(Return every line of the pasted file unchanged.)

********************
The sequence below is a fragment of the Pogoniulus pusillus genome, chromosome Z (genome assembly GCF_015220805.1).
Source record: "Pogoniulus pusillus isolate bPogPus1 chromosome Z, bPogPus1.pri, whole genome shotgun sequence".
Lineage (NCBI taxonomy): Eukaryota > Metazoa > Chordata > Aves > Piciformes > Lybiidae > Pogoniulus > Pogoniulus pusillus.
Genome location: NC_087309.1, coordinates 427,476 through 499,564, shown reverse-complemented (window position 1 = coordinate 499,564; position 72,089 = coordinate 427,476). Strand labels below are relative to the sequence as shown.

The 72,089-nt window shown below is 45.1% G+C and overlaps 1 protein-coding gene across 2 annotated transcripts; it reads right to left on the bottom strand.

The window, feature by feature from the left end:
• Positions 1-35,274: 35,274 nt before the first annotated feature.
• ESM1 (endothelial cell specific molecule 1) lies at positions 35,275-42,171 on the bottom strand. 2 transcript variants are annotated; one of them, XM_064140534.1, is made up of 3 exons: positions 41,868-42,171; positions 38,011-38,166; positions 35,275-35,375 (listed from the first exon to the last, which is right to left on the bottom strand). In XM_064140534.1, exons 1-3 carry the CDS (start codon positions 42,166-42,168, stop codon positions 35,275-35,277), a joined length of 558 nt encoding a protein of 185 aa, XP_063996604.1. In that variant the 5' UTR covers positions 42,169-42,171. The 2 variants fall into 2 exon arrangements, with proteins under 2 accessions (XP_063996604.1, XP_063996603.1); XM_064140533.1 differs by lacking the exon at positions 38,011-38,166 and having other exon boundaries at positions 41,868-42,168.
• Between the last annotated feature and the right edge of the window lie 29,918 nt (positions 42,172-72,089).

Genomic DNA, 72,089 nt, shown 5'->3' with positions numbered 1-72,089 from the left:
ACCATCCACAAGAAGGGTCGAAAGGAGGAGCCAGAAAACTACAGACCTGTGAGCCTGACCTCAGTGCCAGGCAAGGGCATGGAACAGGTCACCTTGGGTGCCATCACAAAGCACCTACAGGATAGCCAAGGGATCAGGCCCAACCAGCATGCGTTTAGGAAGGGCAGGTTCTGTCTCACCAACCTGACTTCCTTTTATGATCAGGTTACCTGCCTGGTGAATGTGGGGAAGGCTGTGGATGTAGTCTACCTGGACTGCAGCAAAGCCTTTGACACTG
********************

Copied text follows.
The sequence below is a fragment of the Pogoniulus pusillus genome, chromosome Z (genome assembly GCF_015220805.1).
Source record: "Pogoniulus pusillus isolate bPogPus1 chromosome Z, bPogPus1.pri, whole genome shotgun sequence".
Lineage (NCBI taxonomy): Eukaryota > Metazoa > Chordata > Aves > Piciformes > Lybiidae > Pogoniulus > Pogoniulus pusillus.
Genome location: NC_087309.1, coordinates 427,476 through 499,564, shown reverse-complemented (window position 1 = coordinate 499,564; position 72,089 = coordinate 427,476). Strand labels below are relative to the sequence as shown.

The 72,089-nt window shown below is 45.1% G+C and overlaps 1 protein-coding gene across 2 annotated transcripts; it reads right to left on the bottom strand.

The window, feature by feature from the left end:
• Positions 1-35,274: 35,274 nt before the first annotated feature.
• ESM1 (endothelial cell specific molecule 1) lies at positions 35,275-42,171 on the bottom strand. 2 transcript variants are annotated; one of them, XM_064140534.1, is made up of 3 exons: positions 41,868-42,171; positions 38,011-38,166; positions 35,275-35,375 (listed from the first exon to the last, which is right to left on the bottom strand). In XM_064140534.1, exons 1-3 carry the CDS (start codon positions 42,166-42,168, stop codon positions 35,275-35,277), a joined length of 558 nt encoding a protein of 185 aa, XP_063996604.1. In that variant the 5' UTR covers positions 42,169-42,171. The 2 variants fall into 2 exon arrangements, with proteins under 2 accessions (XP_063996604.1, XP_063996603.1); XM_064140533.1 differs by lacking the exon at positions 38,011-38,166 and having other exon boundaries at positions 41,868-42,168.
• Between the last annotated feature and the right edge of the window lie 29,918 nt (positions 42,172-72,089).

Genomic DNA, 72,089 nt, shown 5'->3' with positions numbered 1-72,089 from the left:
ACCATCCACAAGAAGGGTCGAAAGGAGGAGCCAGAAAACTACAGACCTGTGAGCCTGACCTCAGTGCCAGGCAAGGGCATGGAACAGGTCACCTTGGGTGCCATCACAAAGCACCTACAGGATAGCCAAGGGATCAGGCCCAACCAGCATGCGTTTAGGAAGGGCAGGTTCTGTCTCACCAACCTGACTTCCTTTTATGATCAGGTTACCTGCCTGGTGAATGTGGGGAAGGCTGTGGATGTAGTCTACCTGGACTGCAGCAAAGCCTTTGACACTG